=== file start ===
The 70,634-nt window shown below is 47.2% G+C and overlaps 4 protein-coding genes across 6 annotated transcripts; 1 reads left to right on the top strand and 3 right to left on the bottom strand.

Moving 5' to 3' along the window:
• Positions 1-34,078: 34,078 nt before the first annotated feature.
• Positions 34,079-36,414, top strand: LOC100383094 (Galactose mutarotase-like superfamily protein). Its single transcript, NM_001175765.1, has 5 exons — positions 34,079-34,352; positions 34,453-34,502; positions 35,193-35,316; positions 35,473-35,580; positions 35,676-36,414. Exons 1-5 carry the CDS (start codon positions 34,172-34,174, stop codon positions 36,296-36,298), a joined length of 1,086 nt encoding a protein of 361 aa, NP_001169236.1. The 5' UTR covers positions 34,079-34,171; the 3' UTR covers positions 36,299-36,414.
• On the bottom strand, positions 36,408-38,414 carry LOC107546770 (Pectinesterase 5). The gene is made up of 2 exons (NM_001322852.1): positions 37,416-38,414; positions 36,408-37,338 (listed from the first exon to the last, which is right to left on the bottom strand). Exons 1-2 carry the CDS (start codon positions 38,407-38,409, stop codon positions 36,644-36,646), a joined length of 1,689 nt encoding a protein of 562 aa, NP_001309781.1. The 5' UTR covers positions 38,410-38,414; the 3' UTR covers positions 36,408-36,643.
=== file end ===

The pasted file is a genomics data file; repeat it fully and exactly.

The 70,634-nt window shown below is 47.2% G+C and overlaps 4 protein-coding genes across 6 annotated transcripts; 1 reads left to right on the top strand and 3 right to left on the bottom strand.

Moving 5' to 3' along the window:
• Positions 1-34,078: 34,078 nt before the first annotated feature.
• Positions 34,079-36,414, top strand: LOC100383094 (Galactose mutarotase-like superfamily protein). Its single transcript, NM_001175765.1, has 5 exons — positions 34,079-34,352; positions 34,453-34,502; positions 35,193-35,316; positions 35,473-35,580; positions 35,676-36,414. Exons 1-5 carry the CDS (start codon positions 34,172-34,174, stop codon positions 36,296-36,298), a joined length of 1,086 nt encoding a protein of 361 aa, NP_001169236.1. The 5' UTR covers positions 34,079-34,171; the 3' UTR covers positions 36,299-36,414.
• On the bottom strand, positions 36,408-38,414 carry LOC107546770 (Pectinesterase 5). The gene is made up of 2 exons (NM_001322852.1): positions 37,416-38,414; positions 36,408-37,338 (listed from the first exon to the last, which is right to left on the bottom strand). Exons 1-2 carry the CDS (start codon positions 38,407-38,409, stop codon positions 36,644-36,646), a joined length of 1,689 nt encoding a protein of 562 aa, NP_001309781.1. The 5' UTR covers positions 38,410-38,414; the 3' UTR covers positions 36,408-36,643.